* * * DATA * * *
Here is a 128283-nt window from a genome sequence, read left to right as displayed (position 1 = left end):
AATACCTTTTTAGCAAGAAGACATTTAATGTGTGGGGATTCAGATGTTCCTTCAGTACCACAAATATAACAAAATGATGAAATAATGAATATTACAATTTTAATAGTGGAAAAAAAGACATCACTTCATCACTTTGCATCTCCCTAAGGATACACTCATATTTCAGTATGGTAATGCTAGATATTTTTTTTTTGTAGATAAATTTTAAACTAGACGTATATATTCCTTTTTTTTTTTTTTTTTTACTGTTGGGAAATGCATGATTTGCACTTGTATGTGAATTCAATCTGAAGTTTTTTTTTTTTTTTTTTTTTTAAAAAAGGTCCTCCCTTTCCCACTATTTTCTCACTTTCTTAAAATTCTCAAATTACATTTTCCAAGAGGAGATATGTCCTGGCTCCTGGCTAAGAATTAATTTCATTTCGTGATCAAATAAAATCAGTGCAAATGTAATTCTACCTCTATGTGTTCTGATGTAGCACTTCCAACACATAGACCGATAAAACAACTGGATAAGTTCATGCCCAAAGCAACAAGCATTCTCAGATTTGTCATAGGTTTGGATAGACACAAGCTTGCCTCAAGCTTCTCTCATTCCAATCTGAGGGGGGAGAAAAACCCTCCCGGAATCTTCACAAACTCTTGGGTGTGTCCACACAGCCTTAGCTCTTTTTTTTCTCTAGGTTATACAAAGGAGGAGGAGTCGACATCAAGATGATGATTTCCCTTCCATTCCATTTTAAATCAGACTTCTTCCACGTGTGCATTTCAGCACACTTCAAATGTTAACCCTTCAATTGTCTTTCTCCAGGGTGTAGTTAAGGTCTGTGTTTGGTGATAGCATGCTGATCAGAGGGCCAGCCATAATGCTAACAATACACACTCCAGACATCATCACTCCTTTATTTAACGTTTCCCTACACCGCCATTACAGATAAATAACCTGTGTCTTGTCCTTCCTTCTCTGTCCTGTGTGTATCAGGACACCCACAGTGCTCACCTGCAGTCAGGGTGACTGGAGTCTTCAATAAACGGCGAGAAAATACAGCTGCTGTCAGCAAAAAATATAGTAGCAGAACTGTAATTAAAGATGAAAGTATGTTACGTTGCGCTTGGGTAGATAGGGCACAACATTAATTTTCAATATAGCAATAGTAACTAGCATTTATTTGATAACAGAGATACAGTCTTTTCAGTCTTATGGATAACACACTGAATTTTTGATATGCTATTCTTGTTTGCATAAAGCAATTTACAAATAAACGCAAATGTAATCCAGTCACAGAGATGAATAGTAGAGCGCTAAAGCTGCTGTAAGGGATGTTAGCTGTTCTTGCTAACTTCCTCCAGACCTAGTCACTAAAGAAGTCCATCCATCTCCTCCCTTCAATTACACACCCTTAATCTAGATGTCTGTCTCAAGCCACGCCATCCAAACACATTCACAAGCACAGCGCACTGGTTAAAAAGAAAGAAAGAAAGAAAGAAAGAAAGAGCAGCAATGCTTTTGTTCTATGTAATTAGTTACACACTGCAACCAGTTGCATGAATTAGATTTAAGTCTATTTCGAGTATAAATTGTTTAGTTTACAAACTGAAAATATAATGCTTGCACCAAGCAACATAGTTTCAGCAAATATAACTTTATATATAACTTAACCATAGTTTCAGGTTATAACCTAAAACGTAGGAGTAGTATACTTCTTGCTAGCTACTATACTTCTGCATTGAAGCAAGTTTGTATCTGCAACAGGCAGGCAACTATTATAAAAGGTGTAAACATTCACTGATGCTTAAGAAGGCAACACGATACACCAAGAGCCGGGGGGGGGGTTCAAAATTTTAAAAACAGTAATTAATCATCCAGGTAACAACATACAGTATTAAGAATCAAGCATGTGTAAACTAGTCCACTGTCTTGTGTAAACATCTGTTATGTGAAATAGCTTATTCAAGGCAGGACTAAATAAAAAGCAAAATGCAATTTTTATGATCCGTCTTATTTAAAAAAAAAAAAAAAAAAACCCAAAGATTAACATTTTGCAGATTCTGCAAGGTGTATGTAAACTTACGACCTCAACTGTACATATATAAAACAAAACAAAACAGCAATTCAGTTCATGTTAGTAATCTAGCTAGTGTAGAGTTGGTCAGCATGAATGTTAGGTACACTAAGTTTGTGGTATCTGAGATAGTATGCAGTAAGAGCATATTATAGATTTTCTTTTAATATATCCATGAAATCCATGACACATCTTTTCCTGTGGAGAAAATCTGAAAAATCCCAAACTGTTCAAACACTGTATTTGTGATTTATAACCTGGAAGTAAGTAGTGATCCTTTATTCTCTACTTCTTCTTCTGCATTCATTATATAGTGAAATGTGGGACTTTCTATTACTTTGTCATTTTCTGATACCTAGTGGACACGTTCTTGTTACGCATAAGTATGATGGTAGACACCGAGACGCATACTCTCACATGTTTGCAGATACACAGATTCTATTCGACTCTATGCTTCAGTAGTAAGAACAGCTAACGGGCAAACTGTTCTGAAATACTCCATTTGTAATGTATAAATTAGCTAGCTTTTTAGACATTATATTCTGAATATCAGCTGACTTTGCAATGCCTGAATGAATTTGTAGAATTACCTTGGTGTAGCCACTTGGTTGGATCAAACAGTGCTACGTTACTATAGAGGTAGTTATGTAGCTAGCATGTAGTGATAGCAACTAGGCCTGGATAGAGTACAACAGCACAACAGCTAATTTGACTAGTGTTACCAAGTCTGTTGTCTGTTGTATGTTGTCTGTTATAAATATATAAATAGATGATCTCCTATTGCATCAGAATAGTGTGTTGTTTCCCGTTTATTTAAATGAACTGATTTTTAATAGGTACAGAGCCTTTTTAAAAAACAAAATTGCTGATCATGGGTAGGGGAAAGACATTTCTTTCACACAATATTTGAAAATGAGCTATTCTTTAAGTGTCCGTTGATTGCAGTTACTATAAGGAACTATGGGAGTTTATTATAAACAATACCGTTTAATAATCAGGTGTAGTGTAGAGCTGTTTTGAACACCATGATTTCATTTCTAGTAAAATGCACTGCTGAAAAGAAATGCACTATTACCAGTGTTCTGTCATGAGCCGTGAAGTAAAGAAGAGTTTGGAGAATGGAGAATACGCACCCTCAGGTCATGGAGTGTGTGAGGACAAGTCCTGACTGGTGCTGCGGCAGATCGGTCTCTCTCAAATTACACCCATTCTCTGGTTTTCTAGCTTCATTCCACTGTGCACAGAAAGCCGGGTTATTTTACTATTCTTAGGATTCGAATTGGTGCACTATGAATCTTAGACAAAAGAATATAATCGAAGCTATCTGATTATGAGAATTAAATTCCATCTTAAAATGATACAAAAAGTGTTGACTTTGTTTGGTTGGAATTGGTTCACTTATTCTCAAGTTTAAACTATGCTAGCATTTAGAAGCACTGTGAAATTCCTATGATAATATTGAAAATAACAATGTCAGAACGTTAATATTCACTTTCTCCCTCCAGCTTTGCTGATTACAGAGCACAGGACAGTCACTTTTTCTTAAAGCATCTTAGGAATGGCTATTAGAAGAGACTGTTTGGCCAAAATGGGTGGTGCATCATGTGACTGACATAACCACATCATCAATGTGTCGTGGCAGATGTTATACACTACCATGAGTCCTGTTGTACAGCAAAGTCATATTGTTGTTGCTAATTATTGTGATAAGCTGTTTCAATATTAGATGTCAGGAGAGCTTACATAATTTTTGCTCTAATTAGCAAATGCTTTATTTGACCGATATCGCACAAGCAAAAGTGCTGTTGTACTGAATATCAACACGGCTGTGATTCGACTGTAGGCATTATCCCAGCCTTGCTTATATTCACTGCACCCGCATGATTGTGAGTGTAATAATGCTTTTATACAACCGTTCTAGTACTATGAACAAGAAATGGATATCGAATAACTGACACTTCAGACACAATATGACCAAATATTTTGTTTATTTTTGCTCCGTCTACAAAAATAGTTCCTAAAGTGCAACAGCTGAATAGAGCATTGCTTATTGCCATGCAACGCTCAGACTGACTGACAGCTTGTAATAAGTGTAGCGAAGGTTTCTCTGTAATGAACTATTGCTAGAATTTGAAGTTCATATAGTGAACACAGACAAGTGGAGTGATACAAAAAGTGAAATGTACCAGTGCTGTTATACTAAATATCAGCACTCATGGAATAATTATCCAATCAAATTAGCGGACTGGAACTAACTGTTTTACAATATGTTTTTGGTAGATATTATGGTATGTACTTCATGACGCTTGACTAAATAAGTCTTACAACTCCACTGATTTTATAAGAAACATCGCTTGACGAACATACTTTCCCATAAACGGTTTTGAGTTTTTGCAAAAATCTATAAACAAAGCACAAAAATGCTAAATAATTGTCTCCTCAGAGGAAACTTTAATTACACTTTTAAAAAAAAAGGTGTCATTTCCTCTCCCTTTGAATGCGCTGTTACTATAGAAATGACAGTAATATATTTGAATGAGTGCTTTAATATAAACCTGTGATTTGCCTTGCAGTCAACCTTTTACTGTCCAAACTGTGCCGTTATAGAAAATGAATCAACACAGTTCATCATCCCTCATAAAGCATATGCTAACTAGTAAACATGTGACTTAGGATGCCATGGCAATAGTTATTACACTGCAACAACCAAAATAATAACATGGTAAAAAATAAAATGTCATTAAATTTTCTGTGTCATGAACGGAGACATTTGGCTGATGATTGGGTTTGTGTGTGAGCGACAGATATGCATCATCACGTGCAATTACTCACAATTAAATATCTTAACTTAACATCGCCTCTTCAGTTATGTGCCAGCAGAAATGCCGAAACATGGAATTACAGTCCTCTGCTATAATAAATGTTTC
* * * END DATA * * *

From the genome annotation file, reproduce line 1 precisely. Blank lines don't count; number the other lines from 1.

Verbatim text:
Here is a 128283-nt window from a genome sequence, read left to right as displayed (position 1 = left end):